On a web group for CI teachers, a comment was recently made:

Intake(the part of the input that is comprehended) could be different for each student. This is to say one man’s targeted CI is another’s non-targeted CI.

In light of our TPRS/CI lens, I have some questions about this assertion.

Many people argue, “But it’s impossible to make input 100% comprehended!” To which I would answer: “Is it? Is it really? Or are we simply choosing not to bother?” It is the teacher who controls whether things are comprehended in the vast majority of cases with ordinary students.

Sure, it’s impossible to make input 100% comprehended (particularly for novices) without working at it. But most, if not all, things in life that are worth doing require effort. Just as one can fall in love and feel, right at the beginning in that heady burst of happiness, as though there will never be anything hard about a relationship, it’s tempting to believe that we can “just speak the language” with our kids and everything will be okay and they’ll get it “eventually”. Because the misunderstanding people have is that it’s okay for some not to understand some things because “they’re not ready to acquire those anyway”. And for a time, the honeymoon continues.

It does take some effort, and some conscious technique, to ensure that everyone understands everything at the moment it’s spoken in class. It’s much more appealing to simply say “You’ll be surrounded by incomprehensible language some day in the target culture. Just relax and don’t worry about it, and try to get the gist.” Funny, that sounds like a legacy method excuse for not presenting comprehensible input, not a statement that should be coming from the mouth of a CI teacher who believes it is the match between meaning and language form that causes acquisition. Without the meaning, there is no match.

But we do believe that language is acquired through matching. The brain matches incoming sounds to meaning, over and over. Not once, in most cases. But multiple times. In the case of grammar patterns, many, many times. In the case of single words with concrete meaning (“dog”, “cat”), fewer times. In the case of words or patterns that are very similar to something the brain already has about that language or a previous language, relatively fewer times. In the case of words or patterns that diverge widely from the brain’s previous experience, many more times. Think about how much more difficult it is even to simply parrot a long word in a very unfamiliar language with unfamiliar sounds in it, versus repeating a short word in a language with a sound system close to your native language. But in every case, no matter how many matches it takes, understanding must occur for a match to “count” toward acquisition of the word or grammar. And in our limited classroom times, we would much prefer those matches to be between language and its correct meaning. There’s no time to waste on matches that are building wrong rules in the brain’s mental representation of how that language works.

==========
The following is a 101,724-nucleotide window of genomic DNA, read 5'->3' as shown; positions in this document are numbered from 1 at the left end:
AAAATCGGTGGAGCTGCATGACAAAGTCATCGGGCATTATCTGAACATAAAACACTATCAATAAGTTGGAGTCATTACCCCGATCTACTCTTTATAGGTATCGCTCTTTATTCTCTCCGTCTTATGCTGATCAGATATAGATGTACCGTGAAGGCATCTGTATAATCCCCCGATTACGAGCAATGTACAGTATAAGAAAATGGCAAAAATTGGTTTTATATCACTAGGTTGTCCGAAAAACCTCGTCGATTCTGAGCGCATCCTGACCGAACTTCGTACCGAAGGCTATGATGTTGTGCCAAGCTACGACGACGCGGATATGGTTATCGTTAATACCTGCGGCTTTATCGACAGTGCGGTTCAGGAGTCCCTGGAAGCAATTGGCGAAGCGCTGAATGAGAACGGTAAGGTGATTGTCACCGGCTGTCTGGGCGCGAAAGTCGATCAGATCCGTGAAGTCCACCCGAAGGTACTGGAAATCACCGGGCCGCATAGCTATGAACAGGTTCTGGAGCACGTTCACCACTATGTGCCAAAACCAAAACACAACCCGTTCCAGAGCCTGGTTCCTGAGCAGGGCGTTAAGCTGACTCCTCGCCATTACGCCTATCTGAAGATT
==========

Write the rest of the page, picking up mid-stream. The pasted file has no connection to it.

When is not understanding ever okay in a CI classroom? I guess if you define your “CI” as “comprehensible” (=”could possibly be understood”) it might be okay. In a natural acquisition setting, with little babies, there is no way to guarantee that real understanding takes place. But in the classroom, there definitely is. The classroom situation is not natural, and the students are not babies. ComprehenDED input for classroom use doesn’t allow letting students not understand, because comprehensible but uncomprehended input doesn’t help anyone, and we don’t have time in a school year, or even a student’s K-12 career, to wait around and hope for the best in regards to all that uncomprehended input. The understanding must take place for a match to even potentially occur.